The Russian state-run gas giant will now have to find over $10.8 billion for the construction of both the Baltic LNG terminal and the entire complex combining gas liquefaction and its processing, market participants said, and the ambitious project now runs the risk of being sidelined to Gazprom’s long-term plans.
Cederic Cremers, the chairman of Shell Russia, earlier said that the company decided to stop its involvement after Gazprom announced it would change the concept of the project’s development. There will be no legal issues, as the parties, who had been in talks for several years, have signed no legally binding accords.
Kommersant’s sources agree that Gazprom did not seek Shell’s continued involvement in the project. The Russian energy giant is certain that it will be able to implement it on its own, even by using the experience of the Amur Gas Processing Plant built by petrochemical company Sibur. However, some market participants are skeptical about Gazprom’s ability to implement this project without assistance from a strong partner on time and meeting budget requirements.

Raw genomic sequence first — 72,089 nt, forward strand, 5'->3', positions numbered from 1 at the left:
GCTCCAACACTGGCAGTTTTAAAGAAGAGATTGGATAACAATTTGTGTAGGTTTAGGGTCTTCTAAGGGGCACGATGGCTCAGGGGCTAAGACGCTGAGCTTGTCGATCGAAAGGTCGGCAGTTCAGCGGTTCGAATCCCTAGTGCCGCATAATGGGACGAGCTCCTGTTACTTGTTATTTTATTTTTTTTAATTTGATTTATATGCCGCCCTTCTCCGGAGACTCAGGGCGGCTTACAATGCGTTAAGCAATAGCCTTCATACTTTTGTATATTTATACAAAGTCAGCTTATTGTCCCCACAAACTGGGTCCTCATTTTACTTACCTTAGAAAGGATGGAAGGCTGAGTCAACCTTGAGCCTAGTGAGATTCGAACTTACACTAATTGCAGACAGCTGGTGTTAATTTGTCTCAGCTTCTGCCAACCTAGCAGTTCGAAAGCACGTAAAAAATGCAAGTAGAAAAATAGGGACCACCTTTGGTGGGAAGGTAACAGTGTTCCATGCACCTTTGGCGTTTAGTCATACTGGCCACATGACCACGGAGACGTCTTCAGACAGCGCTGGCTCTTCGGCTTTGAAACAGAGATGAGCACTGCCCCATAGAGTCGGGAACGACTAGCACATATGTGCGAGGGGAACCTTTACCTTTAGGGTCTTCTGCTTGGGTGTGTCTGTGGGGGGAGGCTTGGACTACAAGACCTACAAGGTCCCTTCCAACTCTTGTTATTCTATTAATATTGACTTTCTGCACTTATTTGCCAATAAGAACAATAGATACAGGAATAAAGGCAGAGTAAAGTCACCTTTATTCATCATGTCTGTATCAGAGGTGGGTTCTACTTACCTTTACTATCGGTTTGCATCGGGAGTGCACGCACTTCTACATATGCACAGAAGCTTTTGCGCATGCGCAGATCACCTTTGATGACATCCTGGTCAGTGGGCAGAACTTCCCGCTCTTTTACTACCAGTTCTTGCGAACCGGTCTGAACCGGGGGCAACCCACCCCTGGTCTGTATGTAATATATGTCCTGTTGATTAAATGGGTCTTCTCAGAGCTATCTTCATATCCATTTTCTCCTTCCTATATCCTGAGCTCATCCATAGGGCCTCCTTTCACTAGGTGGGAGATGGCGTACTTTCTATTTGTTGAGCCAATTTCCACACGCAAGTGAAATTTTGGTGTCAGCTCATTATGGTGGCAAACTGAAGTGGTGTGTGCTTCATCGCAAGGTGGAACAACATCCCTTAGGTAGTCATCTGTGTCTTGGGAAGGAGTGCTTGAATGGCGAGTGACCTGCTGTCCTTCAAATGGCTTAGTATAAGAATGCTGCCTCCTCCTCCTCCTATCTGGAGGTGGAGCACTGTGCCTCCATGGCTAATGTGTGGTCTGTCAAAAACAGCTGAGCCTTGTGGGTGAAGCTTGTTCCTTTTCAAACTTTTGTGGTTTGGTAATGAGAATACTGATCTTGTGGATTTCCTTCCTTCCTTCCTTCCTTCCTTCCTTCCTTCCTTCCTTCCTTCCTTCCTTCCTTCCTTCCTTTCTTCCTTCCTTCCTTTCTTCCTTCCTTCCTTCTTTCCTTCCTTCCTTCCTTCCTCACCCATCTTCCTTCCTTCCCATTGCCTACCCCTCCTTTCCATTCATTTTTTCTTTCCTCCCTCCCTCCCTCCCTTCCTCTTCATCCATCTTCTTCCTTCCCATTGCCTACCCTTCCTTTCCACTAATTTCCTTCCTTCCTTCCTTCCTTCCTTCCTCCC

There is nothing new in the concept of building such combined facilities, the paper quotes Andrei Kostin, the head of analytical agency Rupec, as saying. This is widespread in the Middle East, and this option is considered when construction is underway in hard-to-reach places, for example, Alaska. The analyst noted that Gazprom should have no problems with buying the LNG technology in the market, while the key hurdle for the project will be its cost and time efficiency.
Kostin stressed that it is crucial for both parts of the complex, the LNG and the chemical one, “to be extremely low-cost,” considering that the plant’s production will be transported to Europe, where competition with Middle Eastern and U.S. producers is tough.